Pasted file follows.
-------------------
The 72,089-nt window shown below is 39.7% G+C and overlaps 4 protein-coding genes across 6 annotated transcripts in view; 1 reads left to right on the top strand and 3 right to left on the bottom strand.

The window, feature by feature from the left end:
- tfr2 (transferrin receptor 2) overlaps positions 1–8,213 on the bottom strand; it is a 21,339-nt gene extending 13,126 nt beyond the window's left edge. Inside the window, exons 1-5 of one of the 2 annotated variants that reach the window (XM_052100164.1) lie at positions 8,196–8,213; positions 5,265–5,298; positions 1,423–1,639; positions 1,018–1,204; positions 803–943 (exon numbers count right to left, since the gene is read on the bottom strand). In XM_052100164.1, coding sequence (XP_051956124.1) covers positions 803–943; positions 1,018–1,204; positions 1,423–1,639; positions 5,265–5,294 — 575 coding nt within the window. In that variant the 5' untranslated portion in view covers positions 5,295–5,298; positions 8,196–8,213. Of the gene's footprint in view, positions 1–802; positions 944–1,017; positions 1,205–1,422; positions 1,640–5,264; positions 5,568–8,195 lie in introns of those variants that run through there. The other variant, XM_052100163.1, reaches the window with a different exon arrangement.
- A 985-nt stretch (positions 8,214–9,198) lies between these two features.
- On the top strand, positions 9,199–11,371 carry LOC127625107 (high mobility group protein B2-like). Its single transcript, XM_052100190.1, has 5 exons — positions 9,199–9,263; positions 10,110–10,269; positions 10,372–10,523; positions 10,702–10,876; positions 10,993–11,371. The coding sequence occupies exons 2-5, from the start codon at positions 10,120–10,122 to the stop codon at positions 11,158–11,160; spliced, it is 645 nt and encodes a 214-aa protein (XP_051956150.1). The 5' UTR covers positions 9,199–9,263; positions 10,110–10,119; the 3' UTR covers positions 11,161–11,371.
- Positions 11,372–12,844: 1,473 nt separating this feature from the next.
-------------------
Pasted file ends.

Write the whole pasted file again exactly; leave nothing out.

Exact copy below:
The 72,089-nt window shown below is 39.7% G+C and overlaps 4 protein-coding genes across 6 annotated transcripts in view; 1 reads left to right on the top strand and 3 right to left on the bottom strand.

The window, feature by feature from the left end:
- tfr2 (transferrin receptor 2) overlaps positions 1–8,213 on the bottom strand; it is a 21,339-nt gene extending 13,126 nt beyond the window's left edge. Inside the window, exons 1-5 of one of the 2 annotated variants that reach the window (XM_052100164.1) lie at positions 8,196–8,213; positions 5,265–5,298; positions 1,423–1,639; positions 1,018–1,204; positions 803–943 (exon numbers count right to left, since the gene is read on the bottom strand). In XM_052100164.1, coding sequence (XP_051956124.1) covers positions 803–943; positions 1,018–1,204; positions 1,423–1,639; positions 5,265–5,294 — 575 coding nt within the window. In that variant the 5' untranslated portion in view covers positions 5,295–5,298; positions 8,196–8,213. Of the gene's footprint in view, positions 1–802; positions 944–1,017; positions 1,205–1,422; positions 1,640–5,264; positions 5,568–8,195 lie in introns of those variants that run through there. The other variant, XM_052100163.1, reaches the window with a different exon arrangement.
- A 985-nt stretch (positions 8,214–9,198) lies between these two features.
- On the top strand, positions 9,199–11,371 carry LOC127625107 (high mobility group protein B2-like). Its single transcript, XM_052100190.1, has 5 exons — positions 9,199–9,263; positions 10,110–10,269; positions 10,372–10,523; positions 10,702–10,876; positions 10,993–11,371. The coding sequence occupies exons 2-5, from the start codon at positions 10,120–10,122 to the stop codon at positions 11,158–11,160; spliced, it is 645 nt and encodes a 214-aa protein (XP_051956150.1). The 5' UTR covers positions 9,199–9,263; positions 10,110–10,119; the 3' UTR covers positions 11,161–11,371.
- Positions 11,372–12,844: 1,473 nt separating this feature from the next.